Asthma is difficult to define; physicians may use ICD-9 codes for nonspecified bronchitis, chronic bronchitis, emphysema or chronic airflow obstruction instead of asthma when seeing a patient . Further, 20% to 50% of those reporting asthma attacks or medication use who had not visited a physician for asthma in the five years before the survey (false-negative) did see a physician for another, potentially overlapping respiratory diagnosis (bronchitis, chronic airflow obstruction). Still, approximately 20% of subjects reporting asthma attacks or medication use did not visit a physician for any respiratory diagnosis within the five years before the survey.
In the absence of a generally accepted definition of asthma , physicians appear to have problems diagnosing the disease and explaining it to their patients. Patients with similar symptoms can be labelled as asthmatic or can be given another respiratory diagnosis. Some patients labelled as asthmatic at a physician contact were apparently not aware of it.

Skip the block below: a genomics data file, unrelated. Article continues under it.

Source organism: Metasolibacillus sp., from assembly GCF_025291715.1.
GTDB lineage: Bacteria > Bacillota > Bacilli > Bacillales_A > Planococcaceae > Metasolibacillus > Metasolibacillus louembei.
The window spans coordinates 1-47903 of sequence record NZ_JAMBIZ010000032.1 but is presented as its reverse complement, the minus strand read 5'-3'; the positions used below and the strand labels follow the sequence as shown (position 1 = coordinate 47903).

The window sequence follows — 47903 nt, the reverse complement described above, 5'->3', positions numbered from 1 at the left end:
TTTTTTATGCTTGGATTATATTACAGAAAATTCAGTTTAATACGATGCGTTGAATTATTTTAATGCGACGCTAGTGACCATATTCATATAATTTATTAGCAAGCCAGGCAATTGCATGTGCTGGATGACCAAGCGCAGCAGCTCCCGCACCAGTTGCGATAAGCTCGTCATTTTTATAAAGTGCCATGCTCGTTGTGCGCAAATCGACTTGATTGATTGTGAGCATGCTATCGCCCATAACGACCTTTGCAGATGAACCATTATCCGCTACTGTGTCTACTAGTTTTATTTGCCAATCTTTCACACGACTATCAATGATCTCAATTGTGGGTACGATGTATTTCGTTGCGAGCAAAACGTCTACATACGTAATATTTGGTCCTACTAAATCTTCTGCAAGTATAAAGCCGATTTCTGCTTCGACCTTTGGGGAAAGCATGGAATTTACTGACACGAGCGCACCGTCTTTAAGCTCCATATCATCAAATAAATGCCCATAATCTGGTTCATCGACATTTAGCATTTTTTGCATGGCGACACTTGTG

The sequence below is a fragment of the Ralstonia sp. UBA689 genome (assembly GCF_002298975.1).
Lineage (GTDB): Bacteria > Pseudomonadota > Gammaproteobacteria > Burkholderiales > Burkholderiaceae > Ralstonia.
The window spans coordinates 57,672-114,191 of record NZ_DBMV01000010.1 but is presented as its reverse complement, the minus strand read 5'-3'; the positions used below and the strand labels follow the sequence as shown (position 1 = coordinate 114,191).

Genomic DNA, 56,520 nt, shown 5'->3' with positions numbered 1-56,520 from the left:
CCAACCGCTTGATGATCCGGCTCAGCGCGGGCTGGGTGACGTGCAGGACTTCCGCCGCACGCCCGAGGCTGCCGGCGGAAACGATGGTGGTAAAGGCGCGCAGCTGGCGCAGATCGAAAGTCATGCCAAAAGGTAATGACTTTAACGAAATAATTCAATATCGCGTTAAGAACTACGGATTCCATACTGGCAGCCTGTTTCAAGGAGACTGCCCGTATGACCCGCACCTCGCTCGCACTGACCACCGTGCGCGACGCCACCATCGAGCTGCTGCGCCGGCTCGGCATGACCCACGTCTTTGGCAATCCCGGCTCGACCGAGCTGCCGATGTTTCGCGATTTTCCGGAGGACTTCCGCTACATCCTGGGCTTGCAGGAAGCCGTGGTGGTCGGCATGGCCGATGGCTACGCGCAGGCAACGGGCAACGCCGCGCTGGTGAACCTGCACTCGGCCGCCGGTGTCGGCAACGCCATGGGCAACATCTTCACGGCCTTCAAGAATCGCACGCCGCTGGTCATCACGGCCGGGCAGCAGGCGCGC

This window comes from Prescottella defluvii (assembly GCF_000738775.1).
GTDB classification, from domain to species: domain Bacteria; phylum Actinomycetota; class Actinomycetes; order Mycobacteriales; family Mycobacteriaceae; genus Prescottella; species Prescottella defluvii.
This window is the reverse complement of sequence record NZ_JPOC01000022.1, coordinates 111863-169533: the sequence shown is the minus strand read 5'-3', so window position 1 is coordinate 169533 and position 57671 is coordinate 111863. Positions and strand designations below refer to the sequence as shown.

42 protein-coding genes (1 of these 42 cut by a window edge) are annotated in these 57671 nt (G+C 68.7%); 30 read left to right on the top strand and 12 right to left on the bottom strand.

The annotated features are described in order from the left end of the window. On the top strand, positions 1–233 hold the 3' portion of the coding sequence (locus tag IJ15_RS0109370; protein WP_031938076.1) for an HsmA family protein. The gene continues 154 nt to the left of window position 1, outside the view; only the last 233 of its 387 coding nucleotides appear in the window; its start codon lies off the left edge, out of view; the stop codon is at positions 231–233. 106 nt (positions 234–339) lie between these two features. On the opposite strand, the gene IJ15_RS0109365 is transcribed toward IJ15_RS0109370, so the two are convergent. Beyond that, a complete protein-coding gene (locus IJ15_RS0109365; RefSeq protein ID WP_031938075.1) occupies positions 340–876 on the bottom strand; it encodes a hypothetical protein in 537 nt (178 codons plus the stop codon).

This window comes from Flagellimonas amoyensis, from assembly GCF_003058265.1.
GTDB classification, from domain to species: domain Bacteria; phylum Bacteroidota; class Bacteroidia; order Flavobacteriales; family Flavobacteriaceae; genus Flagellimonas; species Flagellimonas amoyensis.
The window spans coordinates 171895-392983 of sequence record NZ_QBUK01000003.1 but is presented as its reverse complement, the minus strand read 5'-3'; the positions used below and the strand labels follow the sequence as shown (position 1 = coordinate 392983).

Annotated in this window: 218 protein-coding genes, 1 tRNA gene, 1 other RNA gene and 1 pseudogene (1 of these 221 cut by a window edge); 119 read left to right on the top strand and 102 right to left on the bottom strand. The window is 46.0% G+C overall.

Not all patients with symptoms go to see a physician, particularly if their asthma is not severe. Although the vast majority of people with asthma attacks or medication use in the previous year reported confirmation of their asthma by a physician during their lifetime, many had not seen a physician for a respiratory problem in the previous five years. Some contacts with physicians for asthma were probably lost, because only one diagnosis could be listed as the reason for a physician visit. Patients may have seen their physicians for other health problems; their asthma could have been diagnosed and even treated with medication without appearing on the claim for payment. We do not know how often this happened, but in the age group studied, comorbidities were likely relatively few.